Nothing piques my interest quite like a feature-length film based on a documentary. It’s something of a rare occurrence in Hollywood  —  movies that begin their lives as documentaries aren’t typically commercially successful enough to encourage further adaptation  —  but rare doesn’t mean impossible. A quick Google search will reveal plenty of documentary adaptations, including Man on a Wire and Grey Gardens, that went onto some semblance of success with critics and audiences alike. Every now and then, you come across a story so strange  —  so absolutely overwhelming  —  that you simply have to bring it to the screen a second time.

That’s what filmmaker Justin Lin will be doing with the PBS documentary Abacus: Small Enough to Jail. As reported by The Wrap, Abacus, a documentary about the only American bank to be federally prosecuted during the financial crisis of the last decade, has caught the eye of the former Fast Five and Star Trek Beyond director. In addition to the film’s prestigious director, Kenneth Lin of House of Cards fame will write the script, giving Abacus a pretty solid pedigree before it ever hits the screen.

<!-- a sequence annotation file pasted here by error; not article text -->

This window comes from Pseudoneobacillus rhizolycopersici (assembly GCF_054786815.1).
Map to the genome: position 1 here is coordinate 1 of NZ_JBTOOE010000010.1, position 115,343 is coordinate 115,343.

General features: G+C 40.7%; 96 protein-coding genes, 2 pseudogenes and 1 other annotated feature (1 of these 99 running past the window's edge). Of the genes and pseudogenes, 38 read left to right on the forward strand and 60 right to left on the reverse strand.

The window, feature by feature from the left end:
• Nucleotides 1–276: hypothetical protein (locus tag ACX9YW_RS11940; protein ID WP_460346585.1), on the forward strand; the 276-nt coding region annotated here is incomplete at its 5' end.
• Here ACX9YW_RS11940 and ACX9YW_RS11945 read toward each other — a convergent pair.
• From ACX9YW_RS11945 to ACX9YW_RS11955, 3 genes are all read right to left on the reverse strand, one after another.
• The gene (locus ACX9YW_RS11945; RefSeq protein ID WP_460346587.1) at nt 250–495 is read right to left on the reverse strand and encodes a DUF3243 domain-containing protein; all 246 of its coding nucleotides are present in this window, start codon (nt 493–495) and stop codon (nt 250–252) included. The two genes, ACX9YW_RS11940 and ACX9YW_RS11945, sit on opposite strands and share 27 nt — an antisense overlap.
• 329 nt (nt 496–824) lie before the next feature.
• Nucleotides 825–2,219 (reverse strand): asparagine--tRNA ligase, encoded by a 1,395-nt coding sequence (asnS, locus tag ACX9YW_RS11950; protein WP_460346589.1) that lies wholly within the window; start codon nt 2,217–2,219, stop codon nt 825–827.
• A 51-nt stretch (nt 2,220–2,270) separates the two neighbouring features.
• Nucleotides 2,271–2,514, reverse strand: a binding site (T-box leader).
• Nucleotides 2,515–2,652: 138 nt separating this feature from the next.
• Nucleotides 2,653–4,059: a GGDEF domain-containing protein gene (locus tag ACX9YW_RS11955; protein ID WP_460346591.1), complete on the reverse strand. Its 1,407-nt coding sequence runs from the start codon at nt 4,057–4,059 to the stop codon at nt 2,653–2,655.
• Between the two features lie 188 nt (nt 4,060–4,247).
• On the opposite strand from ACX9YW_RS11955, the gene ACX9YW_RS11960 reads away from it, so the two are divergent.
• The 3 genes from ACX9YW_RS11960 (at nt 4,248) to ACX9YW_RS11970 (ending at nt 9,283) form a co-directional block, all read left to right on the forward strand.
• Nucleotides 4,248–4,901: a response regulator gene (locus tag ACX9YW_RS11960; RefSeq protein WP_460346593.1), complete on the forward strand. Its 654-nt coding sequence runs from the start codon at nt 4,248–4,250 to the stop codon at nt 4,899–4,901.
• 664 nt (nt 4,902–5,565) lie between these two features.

While Abacus has yet to have its broadcast premiere  —  The Wrap notes that the movie was only released in limited theaters earlier this year after its 2016 Toronto International Film Festival premiere  —  the reviews of the film have been very positive. The New York Times called it a “stealth home movie” that offers a glowing portrait of two generations of American immigrants. And as if the story being adapted weren’t enough, there’s also the very important subtext to consider regarding Abacus. This is an Asian-American director adapting a script by an Asian-American screenwriter about an Asian-American family, the kind of behind-the-scenes diversity of talent that most Hollywood studios give lip service to (but few actually deliver). That makes Abacus the kind of movie anyone with half a conscious can get behind.


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